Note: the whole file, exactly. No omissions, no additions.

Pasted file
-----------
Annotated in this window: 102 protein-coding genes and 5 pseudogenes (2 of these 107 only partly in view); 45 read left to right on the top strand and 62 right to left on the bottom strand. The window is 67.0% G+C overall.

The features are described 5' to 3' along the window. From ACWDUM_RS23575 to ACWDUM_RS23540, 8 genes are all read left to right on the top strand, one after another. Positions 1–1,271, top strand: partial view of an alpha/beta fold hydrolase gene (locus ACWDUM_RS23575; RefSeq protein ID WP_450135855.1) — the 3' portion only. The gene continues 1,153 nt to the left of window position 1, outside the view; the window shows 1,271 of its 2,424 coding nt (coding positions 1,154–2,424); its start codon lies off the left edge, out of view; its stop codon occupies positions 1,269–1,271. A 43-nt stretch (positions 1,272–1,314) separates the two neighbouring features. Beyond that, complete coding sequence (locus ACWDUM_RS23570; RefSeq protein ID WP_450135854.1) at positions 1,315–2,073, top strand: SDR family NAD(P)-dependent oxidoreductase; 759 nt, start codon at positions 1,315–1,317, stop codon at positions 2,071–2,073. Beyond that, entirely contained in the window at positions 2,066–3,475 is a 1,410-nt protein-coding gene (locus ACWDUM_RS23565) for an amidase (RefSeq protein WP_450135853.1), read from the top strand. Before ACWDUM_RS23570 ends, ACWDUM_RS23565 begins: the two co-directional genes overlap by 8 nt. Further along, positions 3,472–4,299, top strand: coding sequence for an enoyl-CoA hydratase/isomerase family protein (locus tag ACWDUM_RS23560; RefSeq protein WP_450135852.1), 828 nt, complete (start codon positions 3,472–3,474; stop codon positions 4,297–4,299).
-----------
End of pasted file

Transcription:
Annotated in this window: 102 protein-coding genes and 5 pseudogenes (2 of these 107 only partly in view); 45 read left to right on the top strand and 62 right to left on the bottom strand. The window is 67.0% G+C overall.

The features are described 5' to 3' along the window. From ACWDUM_RS23575 to ACWDUM_RS23540, 8 genes are all read left to right on the top strand, one after another. Positions 1–1,271, top strand: partial view of an alpha/beta fold hydrolase gene (locus ACWDUM_RS23575; RefSeq protein ID WP_450135855.1) — the 3' portion only. The gene continues 1,153 nt to the left of window position 1, outside the view; the window shows 1,271 of its 2,424 coding nt (coding positions 1,154–2,424); its start codon lies off the left edge, out of view; its stop codon occupies positions 1,269–1,271. A 43-nt stretch (positions 1,272–1,314) separates the two neighbouring features. Beyond that, complete coding sequence (locus ACWDUM_RS23570; RefSeq protein ID WP_450135854.1) at positions 1,315–2,073, top strand: SDR family NAD(P)-dependent oxidoreductase; 759 nt, start codon at positions 1,315–1,317, stop codon at positions 2,071–2,073. Beyond that, entirely contained in the window at positions 2,066–3,475 is a 1,410-nt protein-coding gene (locus ACWDUM_RS23565) for an amidase (RefSeq protein WP_450135853.1), read from the top strand. Before ACWDUM_RS23570 ends, ACWDUM_RS23565 begins: the two co-directional genes overlap by 8 nt. Further along, positions 3,472–4,299, top strand: coding sequence for an enoyl-CoA hydratase/isomerase family protein (locus tag ACWDUM_RS23560; RefSeq protein WP_450135852.1), 828 nt, complete (start codon positions 3,472–3,474; stop codon positions 4,297–4,299).